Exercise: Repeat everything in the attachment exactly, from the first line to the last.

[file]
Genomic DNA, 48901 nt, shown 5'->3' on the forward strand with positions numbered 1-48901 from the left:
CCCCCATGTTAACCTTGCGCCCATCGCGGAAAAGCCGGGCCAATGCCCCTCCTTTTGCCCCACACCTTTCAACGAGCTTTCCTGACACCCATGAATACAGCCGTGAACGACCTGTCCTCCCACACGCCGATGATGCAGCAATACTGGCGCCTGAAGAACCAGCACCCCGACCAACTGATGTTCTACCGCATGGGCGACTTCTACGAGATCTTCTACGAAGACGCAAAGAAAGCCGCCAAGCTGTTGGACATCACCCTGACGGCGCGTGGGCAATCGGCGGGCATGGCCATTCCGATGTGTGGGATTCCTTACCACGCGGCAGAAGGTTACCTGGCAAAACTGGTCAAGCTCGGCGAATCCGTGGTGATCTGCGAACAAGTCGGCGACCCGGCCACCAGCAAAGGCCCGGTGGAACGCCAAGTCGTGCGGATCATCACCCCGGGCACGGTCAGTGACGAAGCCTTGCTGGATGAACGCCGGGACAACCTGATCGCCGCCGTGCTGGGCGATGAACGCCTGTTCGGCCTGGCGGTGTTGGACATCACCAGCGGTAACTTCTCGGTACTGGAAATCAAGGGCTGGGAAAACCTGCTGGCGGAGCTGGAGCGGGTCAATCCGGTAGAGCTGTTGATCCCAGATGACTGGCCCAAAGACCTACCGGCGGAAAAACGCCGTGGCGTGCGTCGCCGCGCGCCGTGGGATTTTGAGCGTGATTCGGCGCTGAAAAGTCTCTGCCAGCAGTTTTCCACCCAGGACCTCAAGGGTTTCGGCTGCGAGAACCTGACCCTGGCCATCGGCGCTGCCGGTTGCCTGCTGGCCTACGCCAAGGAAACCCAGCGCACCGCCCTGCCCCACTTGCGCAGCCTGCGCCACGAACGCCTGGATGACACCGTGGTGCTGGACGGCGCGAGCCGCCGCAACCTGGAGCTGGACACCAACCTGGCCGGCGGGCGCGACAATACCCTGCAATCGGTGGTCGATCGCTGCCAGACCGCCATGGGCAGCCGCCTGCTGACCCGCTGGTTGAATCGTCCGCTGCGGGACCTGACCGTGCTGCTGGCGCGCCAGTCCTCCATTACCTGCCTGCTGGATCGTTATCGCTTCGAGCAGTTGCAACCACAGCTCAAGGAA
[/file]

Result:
Genomic DNA, 48901 nt, shown 5'->3' on the forward strand with positions numbered 1-48901 from the left:
CCCCCATGTTAACCTTGCGCCCATCGCGGAAAAGCCGGGCCAATGCCCCTCCTTTTGCCCCACACCTTTCAACGAGCTTTCCTGACACCCATGAATACAGCCGTGAACGACCTGTCCTCCCACACGCCGATGATGCAGCAATACTGGCGCCTGAAGAACCAGCACCCCGACCAACTGATGTTCTACCGCATGGGCGACTTCTACGAGATCTTCTACGAAGACGCAAAGAAAGCCGCCAAGCTGTTGGACATCACCCTGACGGCGCGTGGGCAATCGGCGGGCATGGCCATTCCGATGTGTGGGATTCCTTACCACGCGGCAGAAGGTTACCTGGCAAAACTGGTCAAGCTCGGCGAATCCGTGGTGATCTGCGAACAAGTCGGCGACCCGGCCACCAGCAAAGGCCCGGTGGAACGCCAAGTCGTGCGGATCATCACCCCGGGCACGGTCAGTGACGAAGCCTTGCTGGATGAACGCCGGGACAACCTGATCGCCGCCGTGCTGGGCGATGAACGCCTGTTCGGCCTGGCGGTGTTGGACATCACCAGCGGTAACTTCTCGGTACTGGAAATCAAGGGCTGGGAAAACCTGCTGGCGGAGCTGGAGCGGGTCAATCCGGTAGAGCTGTTGATCCCAGATGACTGGCCCAAAGACCTACCGGCGGAAAAACGCCGTGGCGTGCGTCGCCGCGCGCCGTGGGATTTTGAGCGTGATTCGGCGCTGAAAAGTCTCTGCCAGCAGTTTTCCACCCAGGACCTCAAGGGTTTCGGCTGCGAGAACCTGACCCTGGCCATCGGCGCTGCCGGTTGCCTGCTGGCCTACGCCAAGGAAACCCAGCGCACCGCCCTGCCCCACTTGCGCAGCCTGCGCCACGAACGCCTGGATGACACCGTGGTGCTGGACGGCGCGAGCCGCCGCAACCTGGAGCTGGACACCAACCTGGCCGGCGGGCGCGACAATACCCTGCAATCGGTGGTCGATCGCTGCCAGACCGCCATGGGCAGCCGCCTGCTGACCCGCTGGTTGAATCGTCCGCTGCGGGACCTGACCGTGCTGCTGGCGCGCCAGTCCTCCATTACCTGCCTGCTGGATCGTTATCGCTTCGAGCAGTTGCAACCACAGCTCAAGGAA